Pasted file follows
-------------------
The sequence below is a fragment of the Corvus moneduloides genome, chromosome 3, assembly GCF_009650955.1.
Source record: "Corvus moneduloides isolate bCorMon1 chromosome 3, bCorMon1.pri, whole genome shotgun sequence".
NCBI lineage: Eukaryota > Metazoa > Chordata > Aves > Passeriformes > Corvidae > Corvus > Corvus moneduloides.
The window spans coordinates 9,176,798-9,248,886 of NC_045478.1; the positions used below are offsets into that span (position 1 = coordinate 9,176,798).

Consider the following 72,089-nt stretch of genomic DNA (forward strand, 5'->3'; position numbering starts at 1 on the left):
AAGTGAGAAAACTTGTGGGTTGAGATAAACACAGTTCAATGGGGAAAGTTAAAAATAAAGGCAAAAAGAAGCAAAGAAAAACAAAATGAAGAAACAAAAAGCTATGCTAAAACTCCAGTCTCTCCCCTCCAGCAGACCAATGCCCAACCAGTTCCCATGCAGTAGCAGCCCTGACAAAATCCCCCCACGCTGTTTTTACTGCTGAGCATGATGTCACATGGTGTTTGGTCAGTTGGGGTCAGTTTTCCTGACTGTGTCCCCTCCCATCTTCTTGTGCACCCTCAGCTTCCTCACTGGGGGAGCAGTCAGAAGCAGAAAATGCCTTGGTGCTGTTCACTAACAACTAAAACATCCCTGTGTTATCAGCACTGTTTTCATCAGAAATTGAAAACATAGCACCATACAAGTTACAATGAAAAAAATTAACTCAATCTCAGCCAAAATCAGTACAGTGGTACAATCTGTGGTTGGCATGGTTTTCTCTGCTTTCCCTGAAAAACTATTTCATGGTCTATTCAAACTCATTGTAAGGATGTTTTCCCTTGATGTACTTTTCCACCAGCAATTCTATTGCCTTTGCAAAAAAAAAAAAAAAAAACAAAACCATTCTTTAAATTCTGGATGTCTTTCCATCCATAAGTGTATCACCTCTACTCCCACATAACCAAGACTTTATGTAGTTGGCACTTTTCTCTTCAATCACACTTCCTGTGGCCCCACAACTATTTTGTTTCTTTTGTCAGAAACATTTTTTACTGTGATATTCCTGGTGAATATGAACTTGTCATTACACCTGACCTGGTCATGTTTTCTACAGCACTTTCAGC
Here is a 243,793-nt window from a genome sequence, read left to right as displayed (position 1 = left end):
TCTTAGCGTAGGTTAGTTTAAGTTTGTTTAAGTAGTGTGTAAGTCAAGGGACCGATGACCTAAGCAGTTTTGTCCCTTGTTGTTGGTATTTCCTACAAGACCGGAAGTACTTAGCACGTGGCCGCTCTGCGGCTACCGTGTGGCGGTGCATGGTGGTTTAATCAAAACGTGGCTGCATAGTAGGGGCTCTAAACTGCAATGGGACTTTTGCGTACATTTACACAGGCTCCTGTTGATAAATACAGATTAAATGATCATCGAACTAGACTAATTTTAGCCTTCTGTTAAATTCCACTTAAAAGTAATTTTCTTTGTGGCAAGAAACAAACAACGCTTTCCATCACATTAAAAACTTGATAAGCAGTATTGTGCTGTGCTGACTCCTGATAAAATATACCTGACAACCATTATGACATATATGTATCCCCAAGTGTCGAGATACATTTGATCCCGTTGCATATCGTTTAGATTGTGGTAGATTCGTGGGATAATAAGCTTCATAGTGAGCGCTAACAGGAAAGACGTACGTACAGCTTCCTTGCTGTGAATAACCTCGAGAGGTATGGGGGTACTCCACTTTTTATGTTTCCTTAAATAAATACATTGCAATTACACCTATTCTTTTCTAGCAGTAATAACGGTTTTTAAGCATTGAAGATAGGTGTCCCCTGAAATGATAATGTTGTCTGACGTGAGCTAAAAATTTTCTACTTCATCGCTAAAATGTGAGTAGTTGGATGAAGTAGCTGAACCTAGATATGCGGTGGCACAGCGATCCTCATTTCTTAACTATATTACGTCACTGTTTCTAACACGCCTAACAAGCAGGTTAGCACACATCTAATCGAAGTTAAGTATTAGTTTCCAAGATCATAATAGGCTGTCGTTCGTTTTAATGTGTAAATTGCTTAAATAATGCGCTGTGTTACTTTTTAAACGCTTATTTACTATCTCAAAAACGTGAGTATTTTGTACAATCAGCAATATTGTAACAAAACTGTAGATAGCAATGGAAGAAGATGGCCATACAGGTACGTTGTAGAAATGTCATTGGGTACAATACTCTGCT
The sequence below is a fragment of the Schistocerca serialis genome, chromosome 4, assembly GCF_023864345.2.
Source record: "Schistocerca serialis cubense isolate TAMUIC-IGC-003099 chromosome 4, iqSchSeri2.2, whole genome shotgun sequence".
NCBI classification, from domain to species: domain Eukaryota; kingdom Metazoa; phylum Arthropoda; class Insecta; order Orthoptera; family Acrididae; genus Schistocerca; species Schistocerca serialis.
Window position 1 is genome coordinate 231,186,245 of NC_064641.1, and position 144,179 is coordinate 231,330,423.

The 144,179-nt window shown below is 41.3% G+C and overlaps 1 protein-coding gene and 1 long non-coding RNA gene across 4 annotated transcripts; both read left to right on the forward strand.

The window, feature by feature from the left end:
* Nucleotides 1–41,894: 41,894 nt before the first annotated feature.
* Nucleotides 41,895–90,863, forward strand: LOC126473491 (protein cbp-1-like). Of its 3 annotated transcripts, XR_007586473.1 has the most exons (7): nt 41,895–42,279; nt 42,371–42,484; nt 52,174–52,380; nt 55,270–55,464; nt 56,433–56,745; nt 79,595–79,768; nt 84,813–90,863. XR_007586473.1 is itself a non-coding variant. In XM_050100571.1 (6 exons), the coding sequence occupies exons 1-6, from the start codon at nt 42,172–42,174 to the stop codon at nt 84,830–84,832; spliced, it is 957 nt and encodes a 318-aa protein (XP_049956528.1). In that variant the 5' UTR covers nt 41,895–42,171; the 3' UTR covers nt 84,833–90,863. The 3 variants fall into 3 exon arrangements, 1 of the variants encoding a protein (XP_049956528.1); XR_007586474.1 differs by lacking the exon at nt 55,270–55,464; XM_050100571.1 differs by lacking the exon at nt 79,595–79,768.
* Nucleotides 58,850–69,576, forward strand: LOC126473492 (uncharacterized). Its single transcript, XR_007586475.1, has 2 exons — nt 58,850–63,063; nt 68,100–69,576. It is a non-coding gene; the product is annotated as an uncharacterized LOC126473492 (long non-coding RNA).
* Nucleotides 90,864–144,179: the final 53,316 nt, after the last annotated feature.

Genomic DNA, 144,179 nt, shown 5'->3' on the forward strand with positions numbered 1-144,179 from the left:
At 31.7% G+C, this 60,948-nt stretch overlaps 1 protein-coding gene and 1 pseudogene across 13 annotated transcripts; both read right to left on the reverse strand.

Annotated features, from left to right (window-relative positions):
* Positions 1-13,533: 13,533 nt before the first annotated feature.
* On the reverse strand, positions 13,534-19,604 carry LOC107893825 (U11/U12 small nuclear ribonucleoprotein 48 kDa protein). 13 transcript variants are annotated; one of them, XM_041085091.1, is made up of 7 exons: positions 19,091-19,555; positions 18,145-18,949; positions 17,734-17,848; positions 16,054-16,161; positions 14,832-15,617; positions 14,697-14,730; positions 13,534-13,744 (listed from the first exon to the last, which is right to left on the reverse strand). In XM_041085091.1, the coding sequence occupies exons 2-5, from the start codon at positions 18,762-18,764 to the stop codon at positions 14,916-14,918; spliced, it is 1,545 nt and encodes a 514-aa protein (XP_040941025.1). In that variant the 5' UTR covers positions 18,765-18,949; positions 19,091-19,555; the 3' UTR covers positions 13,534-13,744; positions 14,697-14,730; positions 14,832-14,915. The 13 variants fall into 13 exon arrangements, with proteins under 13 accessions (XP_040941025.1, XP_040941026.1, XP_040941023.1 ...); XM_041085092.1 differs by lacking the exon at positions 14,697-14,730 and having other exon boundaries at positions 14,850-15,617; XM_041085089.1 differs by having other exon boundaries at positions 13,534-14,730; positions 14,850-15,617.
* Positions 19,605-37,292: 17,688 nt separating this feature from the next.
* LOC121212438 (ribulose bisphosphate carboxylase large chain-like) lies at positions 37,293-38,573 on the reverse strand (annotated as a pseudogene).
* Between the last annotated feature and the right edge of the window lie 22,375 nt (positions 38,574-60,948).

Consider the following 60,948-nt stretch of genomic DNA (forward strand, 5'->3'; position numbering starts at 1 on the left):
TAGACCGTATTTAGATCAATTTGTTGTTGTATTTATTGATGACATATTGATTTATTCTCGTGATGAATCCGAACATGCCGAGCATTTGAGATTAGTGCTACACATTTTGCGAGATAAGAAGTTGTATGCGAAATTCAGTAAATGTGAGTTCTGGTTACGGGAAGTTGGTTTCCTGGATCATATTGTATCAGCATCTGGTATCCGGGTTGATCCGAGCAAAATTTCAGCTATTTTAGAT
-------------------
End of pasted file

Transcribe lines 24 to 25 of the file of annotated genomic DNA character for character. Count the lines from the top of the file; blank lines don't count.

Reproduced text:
* Positions 19,605-37,292: 17,688 nt separating this feature from the next.
* LOC121212438 (ribulose bisphosphate carboxylase large chain-like) lies at positions 37,293-38,573 on the reverse strand (annotated as a pseudogene).